Every business faces global pressure to increase their profitability. One approach is to reduce costs. But, reducing the capabilities of the computer center negatively impacts the entire company.
Automation software is a better and more intelligent approach to cost containment and reduction. The greatest opportunity is to increase service to the customer (end user) while systematically reducing costs. Management often overlooks this potential for savings. Most modern servers have a low operating cost and the total cost of ownership has been declining. Even so, the cost of the operations staff can be as high as 71% of the total cost.
As an organization’s technology demands grow, productivity becomes a bigger concern. Typically, as other business areas were given tools to increase their productivity and effectiveness, IT operations took a back seat. The proliferation of desktop productivity software has created substantial gains in the office and HR environments. But, instead of alleviating workload for the IT professionals in the back room, the spread of PCs has meant more tasks to be accomplished.
As people use computers more, they place greater demands on the system. More trading partners are generating more file transfers, and manual scripting has increased despite efforts to reduce manual tasks through automation. In spite of the trend to online client/server transactions, manual workloads continue to grow. File transfers are constantly being added as organizations and their business needs skyrocket to new levels.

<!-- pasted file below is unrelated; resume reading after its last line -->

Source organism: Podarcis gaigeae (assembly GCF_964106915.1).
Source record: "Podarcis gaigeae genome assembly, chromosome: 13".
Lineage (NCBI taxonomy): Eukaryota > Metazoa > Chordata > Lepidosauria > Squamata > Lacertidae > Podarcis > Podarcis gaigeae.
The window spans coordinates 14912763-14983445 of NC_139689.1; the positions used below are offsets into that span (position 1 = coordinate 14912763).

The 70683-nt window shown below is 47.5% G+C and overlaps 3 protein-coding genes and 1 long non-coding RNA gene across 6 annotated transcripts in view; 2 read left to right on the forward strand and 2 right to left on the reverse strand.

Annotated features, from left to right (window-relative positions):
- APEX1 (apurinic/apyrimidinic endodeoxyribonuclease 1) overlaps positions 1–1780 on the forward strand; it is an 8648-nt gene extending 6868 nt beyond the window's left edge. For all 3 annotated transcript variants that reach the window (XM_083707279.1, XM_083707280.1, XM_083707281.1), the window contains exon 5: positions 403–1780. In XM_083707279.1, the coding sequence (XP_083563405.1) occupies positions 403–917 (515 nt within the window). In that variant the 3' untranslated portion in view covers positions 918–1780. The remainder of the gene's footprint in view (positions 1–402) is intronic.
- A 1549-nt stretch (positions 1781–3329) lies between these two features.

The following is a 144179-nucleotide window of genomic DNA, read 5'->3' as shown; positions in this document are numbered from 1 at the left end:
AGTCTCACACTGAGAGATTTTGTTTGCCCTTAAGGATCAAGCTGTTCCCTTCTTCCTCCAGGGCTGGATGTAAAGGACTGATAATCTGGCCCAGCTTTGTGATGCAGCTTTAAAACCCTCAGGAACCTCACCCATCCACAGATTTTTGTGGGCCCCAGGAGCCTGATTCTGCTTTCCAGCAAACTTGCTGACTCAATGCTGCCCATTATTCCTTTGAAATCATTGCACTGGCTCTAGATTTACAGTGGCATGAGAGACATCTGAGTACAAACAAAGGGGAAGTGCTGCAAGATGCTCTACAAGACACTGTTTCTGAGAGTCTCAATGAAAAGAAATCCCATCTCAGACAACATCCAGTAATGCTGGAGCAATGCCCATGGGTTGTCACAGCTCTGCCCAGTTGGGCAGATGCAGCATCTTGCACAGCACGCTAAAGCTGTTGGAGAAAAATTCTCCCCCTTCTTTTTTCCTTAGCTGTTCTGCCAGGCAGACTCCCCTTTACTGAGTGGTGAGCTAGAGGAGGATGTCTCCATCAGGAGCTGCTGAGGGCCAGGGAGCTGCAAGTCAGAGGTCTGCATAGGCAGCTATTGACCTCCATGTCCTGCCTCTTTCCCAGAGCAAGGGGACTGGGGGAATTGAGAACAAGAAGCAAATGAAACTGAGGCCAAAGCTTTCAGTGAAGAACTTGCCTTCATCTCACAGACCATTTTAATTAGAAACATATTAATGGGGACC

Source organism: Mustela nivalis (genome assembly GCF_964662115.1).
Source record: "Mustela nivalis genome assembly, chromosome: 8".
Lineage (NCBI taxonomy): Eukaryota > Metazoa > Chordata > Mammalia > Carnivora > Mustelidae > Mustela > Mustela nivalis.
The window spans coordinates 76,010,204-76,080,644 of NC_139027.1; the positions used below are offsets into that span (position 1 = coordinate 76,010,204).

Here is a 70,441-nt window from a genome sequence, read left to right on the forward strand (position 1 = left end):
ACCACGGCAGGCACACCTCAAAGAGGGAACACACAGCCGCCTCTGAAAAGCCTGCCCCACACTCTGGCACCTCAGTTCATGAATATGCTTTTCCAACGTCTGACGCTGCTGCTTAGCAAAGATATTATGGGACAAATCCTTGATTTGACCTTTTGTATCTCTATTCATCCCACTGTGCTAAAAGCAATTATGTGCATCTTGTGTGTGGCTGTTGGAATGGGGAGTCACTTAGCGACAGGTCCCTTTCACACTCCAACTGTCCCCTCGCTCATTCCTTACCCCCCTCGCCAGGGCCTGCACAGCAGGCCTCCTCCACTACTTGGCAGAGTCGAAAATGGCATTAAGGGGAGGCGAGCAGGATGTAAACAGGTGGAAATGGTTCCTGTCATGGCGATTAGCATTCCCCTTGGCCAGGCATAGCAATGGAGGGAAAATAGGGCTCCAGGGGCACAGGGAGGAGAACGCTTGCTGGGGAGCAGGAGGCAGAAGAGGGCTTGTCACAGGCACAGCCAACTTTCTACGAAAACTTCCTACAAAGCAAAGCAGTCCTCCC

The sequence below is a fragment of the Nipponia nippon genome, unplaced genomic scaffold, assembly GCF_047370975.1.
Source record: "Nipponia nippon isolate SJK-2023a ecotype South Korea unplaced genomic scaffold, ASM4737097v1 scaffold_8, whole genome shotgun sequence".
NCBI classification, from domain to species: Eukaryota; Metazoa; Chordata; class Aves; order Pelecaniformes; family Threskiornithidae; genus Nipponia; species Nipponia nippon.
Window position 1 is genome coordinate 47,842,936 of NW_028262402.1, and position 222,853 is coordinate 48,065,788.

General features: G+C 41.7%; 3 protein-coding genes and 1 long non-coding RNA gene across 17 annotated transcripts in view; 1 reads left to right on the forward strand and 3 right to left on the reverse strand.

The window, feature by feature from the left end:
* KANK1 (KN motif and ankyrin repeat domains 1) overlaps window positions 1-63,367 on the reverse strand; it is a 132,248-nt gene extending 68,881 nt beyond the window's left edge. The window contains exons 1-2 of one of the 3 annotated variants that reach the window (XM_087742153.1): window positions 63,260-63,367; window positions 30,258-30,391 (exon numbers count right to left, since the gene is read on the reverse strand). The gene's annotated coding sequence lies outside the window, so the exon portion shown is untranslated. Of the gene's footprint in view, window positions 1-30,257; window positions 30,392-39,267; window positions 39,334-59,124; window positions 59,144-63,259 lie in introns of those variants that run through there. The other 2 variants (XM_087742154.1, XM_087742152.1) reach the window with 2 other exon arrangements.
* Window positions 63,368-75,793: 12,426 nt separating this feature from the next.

Automated operations can resolve these issues in several ways.
File transfer automation software increases batch throughput by automating the production batch schedule of file transfers. In the early days, computer throughput was limited by how fast operators could reset switches on the console. The solution for today is not to allow the computer to idle while waiting for the operator to release the next file transfer job. You save time and money by eliminating the lag time between file transfers and minimizing operator intervention. In some instances, you can trim hours off your process, which lets you process more work and significantly improve system use.
Once a file transfer schedule is established, the automation software executes the workflows for these transfers precisely and in the correct sequence, eliminating operator errors. Forecasting file transfer completion and being able to quickly resume file transfers or troubleshoot failed transfers eliminates much of the guesswork from daily tasks.
Companies are continually more reliant on their computers. Day-to-day business is routinely conducted with online systems: order entry, reservations, assembly instructions, shipping orders—the list goes on. If the computer is not available, the business suffers.
Years ago, it was considered acceptable to have the computer unavailable for a few hours. Today, with the high volume of cloud computing, the outage of key systems can cost millions of dollars in lost revenue and tarnish a company’s reputation.
High availability is clearly one of IT management’s primary goals. Here too, automated operations can help. A disk drive may crash, but the situation becomes serious when there is not an adequate backup— or worse, the tape cannot be found. A key advantage to automation is the ability to automate your save and recovery systems to ensure protection from the potential disaster of disk loss, down file transfer systems, or inadvertent damage to system objects from human error.